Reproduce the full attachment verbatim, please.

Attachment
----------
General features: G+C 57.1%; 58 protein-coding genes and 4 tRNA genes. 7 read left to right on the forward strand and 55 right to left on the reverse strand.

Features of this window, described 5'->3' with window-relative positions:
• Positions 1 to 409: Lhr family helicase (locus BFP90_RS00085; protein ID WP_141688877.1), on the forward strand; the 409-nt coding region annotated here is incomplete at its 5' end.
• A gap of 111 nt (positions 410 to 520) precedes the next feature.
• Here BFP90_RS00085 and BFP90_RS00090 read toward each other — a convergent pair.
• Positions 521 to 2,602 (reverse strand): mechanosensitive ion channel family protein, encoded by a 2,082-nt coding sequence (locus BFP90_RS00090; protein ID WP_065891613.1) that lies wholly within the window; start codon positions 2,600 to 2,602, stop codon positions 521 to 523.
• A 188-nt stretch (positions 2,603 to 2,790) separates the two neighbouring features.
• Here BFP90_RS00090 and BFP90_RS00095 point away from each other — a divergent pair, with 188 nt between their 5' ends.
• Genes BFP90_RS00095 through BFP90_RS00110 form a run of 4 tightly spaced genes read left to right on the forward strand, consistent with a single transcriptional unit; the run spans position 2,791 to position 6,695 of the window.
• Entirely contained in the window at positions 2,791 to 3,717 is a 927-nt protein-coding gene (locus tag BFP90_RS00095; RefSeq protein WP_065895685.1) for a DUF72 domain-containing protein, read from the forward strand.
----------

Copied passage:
General features: G+C 57.1%; 58 protein-coding genes and 4 tRNA genes. 7 read left to right on the forward strand and 55 right to left on the reverse strand.

Features of this window, described 5'->3' with window-relative positions:
• Positions 1 to 409: Lhr family helicase (locus BFP90_RS00085; protein ID WP_141688877.1), on the forward strand; the 409-nt coding region annotated here is incomplete at its 5' end.
• A gap of 111 nt (positions 410 to 520) precedes the next feature.
• Here BFP90_RS00085 and BFP90_RS00090 read toward each other — a convergent pair.
• Positions 521 to 2,602 (reverse strand): mechanosensitive ion channel family protein, encoded by a 2,082-nt coding sequence (locus BFP90_RS00090; protein ID WP_065891613.1) that lies wholly within the window; start codon positions 2,600 to 2,602, stop codon positions 521 to 523.
• A 188-nt stretch (positions 2,603 to 2,790) separates the two neighbouring features.
• Here BFP90_RS00090 and BFP90_RS00095 point away from each other — a divergent pair, with 188 nt between their 5' ends.
• Genes BFP90_RS00095 through BFP90_RS00110 form a run of 4 tightly spaced genes read left to right on the forward strand, consistent with a single transcriptional unit; the run spans position 2,791 to position 6,695 of the window.
• Entirely contained in the window at positions 2,791 to 3,717 is a 927-nt protein-coding gene (locus tag BFP90_RS00095; RefSeq protein WP_065895685.1) for a DUF72 domain-containing protein, read from the forward strand.